Cold War movie

Booby traps

PUBLISHED : Tuesday, 27 March, 2012, 12:00am
UPDATED : Tuesday, 27 March, 2012, 12:00am

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It is fitting that you can form the word 'trap' out of transparency. As the debate about the need for transparency in China's military build-up continues along its fairly predictable path, there is one interesting wrinkle that is often forgotten - that the PLA is trying to become an asymmetric power.


Through weapons such as cyber-warfare, the as-yet-untested DF-21 'carrier-killer' ballistic missile and its long-term submarine programme, the PLA intends to create an effective deterrent against a much larger potential foe, the United States.


One way to understand asymmetric warfare is to think of guerilla operations or judo - a strategy that constantly keeps a much larger enemy off-balance or even turns its very size and strength into a liability.


A key part of such a strategy is keeping your large opponent guessing. A lack of transparency and/or misinformation, therefore, is vital to the strategy's success. And, therein lies the trap for Beijing as its military modernisation continues apace.


Beijing might be able to continue to rail against Washington's demands for more information on its capabilities and, more importantly, its intentions, warning of America's lingering 'cold war mentality', but that is going to be a harder sell in the region.


One problem is that some countries see China as the potentially dominant force long term. That means they are fast adopting their own asymmetric strategies in return.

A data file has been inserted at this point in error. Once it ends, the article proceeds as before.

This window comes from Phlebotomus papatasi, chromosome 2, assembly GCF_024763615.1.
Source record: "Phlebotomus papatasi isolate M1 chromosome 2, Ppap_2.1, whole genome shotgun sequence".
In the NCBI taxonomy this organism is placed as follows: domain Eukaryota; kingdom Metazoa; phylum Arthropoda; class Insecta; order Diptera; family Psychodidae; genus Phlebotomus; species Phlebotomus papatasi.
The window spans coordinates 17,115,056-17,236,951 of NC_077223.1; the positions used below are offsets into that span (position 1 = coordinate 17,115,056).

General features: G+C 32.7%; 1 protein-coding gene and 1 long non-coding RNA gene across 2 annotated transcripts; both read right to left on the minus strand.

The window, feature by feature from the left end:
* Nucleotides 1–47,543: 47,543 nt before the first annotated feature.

Just look at Vietnam, for example. Through Hanoi's acquisition of state-of-the-art Russian diesel submarines, a range of missiles and fast naval vessels, it appears to be doing to China what China is trying to do to the US - make the prospect of any conflict near its disputed maritime domain prohibitively complex.


In that regard, a perceived lack of transparency against the US makes an element of strategic sense for China. But, that is not the case when deployed against an increasingly nervous region.


It is almost a unique problem. The US, for example, suffers an entirely different problem of perception. As the dominant player, transparency serves to buttress its position and intimidate - even as it maintains its own secret capabilities.


Amid years of projected cuts to Pentagon budgets, Washington's envoys have been stung by regional perceptions that they are a declining power. Right now, then, openness about its increased regional deployments serves its interests rather neatly.


The challenge, then, for Beijing is to manage these different perceptions to best serve its interests. It will need considerably more nuance in both its civilian and military diplomacy - along with more meaningful attempts at military openness.


That nuance was on show through the 1990s and into the 2000s as Chinese diplomats toiled to ease historic suspicions and forge deeper and broader ties with countries and regional bodies. But, the armed build-up and other actions have set that effort back and provided fresh opportunities for the US.


Even Washington's hawks acknowledge China's right to modernise its military to reflect its growing economic clout and interests. But, the importance of easing suspicions elsewhere can only grow in keeping with the scale of that modernisation.


Greg Torode is the Post's chief Asia correspondent.


 

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